Kathryn Newton and Justice Smith play two of the human characters in “Pokemon: Detective Pikachu.” Ryan Reynolds voices the title character. (Warner Bros. Pictures)

Kathryn Newton and Justice Smith play two of the human characters in “Pokemon: Detective Pikachu.” Ryan Reynolds voices the title character. (Warner Bros. Pictures)

Reynolds makes ‘Pikachu’ moderately bearable for nonfans

People interested in the Pokemon “universe” will probably enjoy this; others will find it tedious.

When I was walking out of a screening of “Pokemon Detective Pikachu,” a guy turned to his buddies and said, “I didn’t love the movie, but at least I like its universe.”

A lot of current moviegoing has come down to this: You gotta have a universe. Marvel has one, “Star Wars” has one, everybody has one. It doesn’t really matter whether the film is good or not — you check out how it fits in the universe, you spot the inside references, and then you go online and blast anybody who doesn’t appreciate your level of knowledge.

Pokemon, hatched in Japan in the mid-1990s, certainly has made its mark. I took my nephew to see the first Pokemon movie in 1999; this year (this is not a joke) he graduated from a Tokyo university. Coincidence? I think not.

Into this well-established Poke-verse, with its countless games and cartoon adventures, we now have a live-action Pokemon film. For Pokemon experts, there’s a lot to digest.

Officially, it’s from the galaxy that includes Detective Pikachu, in which the little yellow Pikachu character wears a Sherlock Holmes hat and solves crimes. Pikachu meets the human Tim Goodman (Justice Smith, from the last “Jurassic World” movie), and somehow they can hear each other’s languages.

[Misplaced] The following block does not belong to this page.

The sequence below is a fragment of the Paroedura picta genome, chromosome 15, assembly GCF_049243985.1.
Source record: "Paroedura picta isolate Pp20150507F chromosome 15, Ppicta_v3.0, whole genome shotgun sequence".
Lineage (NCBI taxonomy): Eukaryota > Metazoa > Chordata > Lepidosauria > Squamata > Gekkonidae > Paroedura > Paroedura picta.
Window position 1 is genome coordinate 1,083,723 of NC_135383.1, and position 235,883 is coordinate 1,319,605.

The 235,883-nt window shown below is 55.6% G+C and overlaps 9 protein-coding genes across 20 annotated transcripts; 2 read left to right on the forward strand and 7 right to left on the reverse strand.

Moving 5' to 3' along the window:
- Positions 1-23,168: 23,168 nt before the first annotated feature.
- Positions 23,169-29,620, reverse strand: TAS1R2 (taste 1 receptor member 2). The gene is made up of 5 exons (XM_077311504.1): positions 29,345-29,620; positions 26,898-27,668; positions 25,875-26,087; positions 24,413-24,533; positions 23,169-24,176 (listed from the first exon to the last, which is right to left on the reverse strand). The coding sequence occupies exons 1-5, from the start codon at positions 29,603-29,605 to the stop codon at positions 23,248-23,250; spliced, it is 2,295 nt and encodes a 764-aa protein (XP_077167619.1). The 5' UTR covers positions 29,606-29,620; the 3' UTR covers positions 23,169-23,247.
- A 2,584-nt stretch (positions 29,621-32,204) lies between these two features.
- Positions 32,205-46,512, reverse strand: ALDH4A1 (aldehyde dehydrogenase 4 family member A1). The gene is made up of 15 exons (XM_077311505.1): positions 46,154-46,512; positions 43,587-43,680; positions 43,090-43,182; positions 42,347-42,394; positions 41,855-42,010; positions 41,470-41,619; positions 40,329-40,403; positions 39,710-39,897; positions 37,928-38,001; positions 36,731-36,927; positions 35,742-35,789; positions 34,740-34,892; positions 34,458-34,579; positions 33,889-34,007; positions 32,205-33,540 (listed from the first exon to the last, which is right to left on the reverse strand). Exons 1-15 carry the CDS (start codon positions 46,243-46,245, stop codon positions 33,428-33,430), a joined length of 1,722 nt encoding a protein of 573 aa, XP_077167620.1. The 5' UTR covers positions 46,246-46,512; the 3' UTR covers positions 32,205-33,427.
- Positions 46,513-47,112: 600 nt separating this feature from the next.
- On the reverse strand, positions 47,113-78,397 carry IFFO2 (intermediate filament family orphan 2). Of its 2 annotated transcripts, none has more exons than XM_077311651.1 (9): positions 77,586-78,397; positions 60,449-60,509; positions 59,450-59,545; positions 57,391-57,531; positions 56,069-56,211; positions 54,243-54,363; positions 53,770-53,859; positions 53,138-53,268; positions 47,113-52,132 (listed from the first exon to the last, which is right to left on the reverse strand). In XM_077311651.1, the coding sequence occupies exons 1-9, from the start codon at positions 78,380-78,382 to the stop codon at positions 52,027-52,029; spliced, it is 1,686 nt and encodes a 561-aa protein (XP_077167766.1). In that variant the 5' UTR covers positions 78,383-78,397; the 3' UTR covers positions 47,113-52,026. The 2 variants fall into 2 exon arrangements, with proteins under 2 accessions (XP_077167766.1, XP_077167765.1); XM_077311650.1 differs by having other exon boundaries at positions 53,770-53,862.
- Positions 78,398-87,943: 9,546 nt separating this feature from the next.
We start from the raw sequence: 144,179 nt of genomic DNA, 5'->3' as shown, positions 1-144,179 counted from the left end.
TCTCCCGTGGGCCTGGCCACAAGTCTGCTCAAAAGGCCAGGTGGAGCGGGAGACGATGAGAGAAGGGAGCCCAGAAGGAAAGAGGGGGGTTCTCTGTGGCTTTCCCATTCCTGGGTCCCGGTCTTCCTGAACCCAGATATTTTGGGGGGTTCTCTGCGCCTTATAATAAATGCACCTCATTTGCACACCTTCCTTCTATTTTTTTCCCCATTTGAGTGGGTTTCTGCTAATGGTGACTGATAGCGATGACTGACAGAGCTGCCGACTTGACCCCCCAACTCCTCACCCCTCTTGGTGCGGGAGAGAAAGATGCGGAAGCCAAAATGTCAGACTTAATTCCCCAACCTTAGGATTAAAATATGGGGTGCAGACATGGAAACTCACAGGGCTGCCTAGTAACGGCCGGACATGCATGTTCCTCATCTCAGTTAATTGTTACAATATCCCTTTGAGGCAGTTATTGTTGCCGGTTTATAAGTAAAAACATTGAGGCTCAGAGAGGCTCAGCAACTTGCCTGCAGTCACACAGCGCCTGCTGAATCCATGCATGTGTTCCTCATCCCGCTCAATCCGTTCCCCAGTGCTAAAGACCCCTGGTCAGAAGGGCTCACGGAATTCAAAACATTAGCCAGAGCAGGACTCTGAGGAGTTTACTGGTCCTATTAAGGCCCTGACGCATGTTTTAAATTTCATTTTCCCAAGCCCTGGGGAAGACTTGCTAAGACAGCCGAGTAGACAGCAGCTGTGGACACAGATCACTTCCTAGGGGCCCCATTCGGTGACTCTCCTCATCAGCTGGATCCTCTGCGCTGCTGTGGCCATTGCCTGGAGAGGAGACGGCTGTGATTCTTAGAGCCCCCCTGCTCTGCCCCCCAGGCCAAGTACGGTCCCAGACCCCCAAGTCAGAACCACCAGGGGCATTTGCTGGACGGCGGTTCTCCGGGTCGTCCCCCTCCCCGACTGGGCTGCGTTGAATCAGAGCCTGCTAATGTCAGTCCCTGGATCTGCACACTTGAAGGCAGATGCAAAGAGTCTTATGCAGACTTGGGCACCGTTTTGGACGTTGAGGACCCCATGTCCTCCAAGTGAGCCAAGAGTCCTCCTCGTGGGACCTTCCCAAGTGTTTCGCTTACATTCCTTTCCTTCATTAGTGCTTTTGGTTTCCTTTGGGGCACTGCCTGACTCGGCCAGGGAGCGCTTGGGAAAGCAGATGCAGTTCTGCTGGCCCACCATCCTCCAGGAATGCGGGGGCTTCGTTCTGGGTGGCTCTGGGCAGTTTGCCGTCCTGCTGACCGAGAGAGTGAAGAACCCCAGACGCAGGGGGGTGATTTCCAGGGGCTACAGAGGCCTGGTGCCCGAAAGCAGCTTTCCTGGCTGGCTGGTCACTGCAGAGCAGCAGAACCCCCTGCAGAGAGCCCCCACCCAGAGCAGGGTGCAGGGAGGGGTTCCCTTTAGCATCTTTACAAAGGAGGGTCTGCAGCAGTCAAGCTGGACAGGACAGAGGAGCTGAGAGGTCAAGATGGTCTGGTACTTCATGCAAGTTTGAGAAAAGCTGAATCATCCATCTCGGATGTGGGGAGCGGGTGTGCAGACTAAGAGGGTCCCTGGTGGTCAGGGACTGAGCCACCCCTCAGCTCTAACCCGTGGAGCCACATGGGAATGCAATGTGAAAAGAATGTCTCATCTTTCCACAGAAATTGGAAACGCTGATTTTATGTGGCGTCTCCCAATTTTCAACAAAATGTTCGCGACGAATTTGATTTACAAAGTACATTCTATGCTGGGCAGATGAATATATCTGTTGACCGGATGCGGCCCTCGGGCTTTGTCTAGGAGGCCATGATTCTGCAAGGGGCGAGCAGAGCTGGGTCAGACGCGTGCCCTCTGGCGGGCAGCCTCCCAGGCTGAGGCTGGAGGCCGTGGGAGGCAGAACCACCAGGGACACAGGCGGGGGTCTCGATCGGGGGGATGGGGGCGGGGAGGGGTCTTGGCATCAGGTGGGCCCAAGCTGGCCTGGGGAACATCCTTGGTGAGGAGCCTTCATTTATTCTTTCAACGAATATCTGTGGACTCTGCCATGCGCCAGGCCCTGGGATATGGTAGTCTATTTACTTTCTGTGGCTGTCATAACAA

This is good, because Ryan Reynolds provides Pikachu’s voice, and that’s an expensive hire if all he says is, “Pika pika.” In fact, Reynolds is one of the movie’s saving graces, at least for anybody over 12 years old. His trademark smartass persona survives intact here.

Pikachu and Tim are occasionally aided by a plucky reporter (well, an unpaid intern writing “Pokemon listicles all day”) named Lucy (Kathryn Newton, late of “Blockers”). They’re trying to find out what became of Tim’s estranged dad, a plot that leads to the founder (Bill Nighy) of Ryme City, where humans and Pokemon live in harmony.

You have to like the way that when a character in “Pokemon Detective Pikachu” casually asserts that “humanity is evil,” nobody bothers to challenge the claim. This is one of those movies that combine a weird darkness with jokes and kiddie slapstick.

Not that the film is for children; heaven forbid we suggest such a thing. Except in the sense that all movies are for children, at least during the summer season, which seems to last about nine months.

Director Rob Letterman makes one cool sequence with a forest that folds in on itself, and otherwise keeps the material chaotic. The fan service is extensive, with tons of gags that rely entirely on one’s knowledge of pre-existing Pokemon lore.

Is there a movie here? Even with appealing lead performances, and funny rat-a-tat dialogue, “Detective Pikachu” is tedious. But it’s enough to sustain a universe until next time, which is all that’s required.

“Pokemon: Detective Pikachu” (2 stars)

A spinoff of the Pokemon universe, this one allows Pikachu (voice by Ryan Reynolds) and his human partner (Justice Smith) to understand each other’s language as they solve a case. Lots of jokes, inside references and Reynolds’ ironic personality to make the time pass, yet the thing overall is tedious.

Rating: PG, for violence

Opening Friday: Alderwood, Alderwood Mall, Everett Stadium, Galaxy Monroe, Marysville, Stanwood Cinemas, Pacific Place, Meridian, Oak Tree, Thornton Place, Woodinville, Blue Fox, Cascade Mall, Oak Harbor Plaza

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